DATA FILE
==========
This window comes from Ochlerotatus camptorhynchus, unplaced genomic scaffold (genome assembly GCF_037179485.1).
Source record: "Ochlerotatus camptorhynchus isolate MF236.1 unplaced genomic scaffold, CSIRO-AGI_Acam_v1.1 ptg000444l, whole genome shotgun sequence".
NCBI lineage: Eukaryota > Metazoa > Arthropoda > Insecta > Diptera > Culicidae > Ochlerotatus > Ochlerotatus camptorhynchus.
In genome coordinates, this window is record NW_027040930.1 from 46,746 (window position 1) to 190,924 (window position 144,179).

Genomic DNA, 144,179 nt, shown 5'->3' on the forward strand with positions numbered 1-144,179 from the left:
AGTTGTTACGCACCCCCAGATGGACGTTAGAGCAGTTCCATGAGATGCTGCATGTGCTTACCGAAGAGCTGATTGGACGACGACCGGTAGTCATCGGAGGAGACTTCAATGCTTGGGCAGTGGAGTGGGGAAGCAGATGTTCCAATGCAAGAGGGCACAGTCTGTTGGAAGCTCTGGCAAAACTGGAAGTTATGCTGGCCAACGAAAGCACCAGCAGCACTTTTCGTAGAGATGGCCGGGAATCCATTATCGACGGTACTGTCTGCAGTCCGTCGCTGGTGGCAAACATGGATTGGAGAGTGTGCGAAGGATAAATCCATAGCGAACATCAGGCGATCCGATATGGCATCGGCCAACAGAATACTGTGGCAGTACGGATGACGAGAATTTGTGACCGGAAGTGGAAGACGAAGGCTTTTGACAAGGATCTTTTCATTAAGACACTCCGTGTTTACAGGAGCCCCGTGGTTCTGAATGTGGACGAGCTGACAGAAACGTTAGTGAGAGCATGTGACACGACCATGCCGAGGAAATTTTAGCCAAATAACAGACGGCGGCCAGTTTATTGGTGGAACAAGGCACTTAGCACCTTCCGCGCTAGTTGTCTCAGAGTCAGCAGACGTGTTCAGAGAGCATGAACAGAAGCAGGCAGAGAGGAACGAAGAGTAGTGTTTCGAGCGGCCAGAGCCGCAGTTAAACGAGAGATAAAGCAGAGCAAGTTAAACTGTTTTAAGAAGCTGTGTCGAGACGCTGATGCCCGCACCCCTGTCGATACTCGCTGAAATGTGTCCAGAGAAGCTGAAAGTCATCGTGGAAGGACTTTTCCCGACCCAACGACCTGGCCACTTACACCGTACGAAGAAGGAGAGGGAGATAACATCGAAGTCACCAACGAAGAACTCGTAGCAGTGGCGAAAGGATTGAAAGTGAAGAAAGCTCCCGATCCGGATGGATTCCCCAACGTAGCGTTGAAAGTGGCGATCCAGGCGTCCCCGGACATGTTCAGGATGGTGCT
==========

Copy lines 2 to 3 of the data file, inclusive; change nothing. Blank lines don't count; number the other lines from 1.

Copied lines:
Source record: "Ochlerotatus camptorhynchus isolate MF236.1 unplaced genomic scaffold, CSIRO-AGI_Acam_v1.1 ptg000444l, whole genome shotgun sequence".
NCBI lineage: Eukaryota > Metazoa > Arthropoda > Insecta > Diptera > Culicidae > Ochlerotatus > Ochlerotatus camptorhynchus.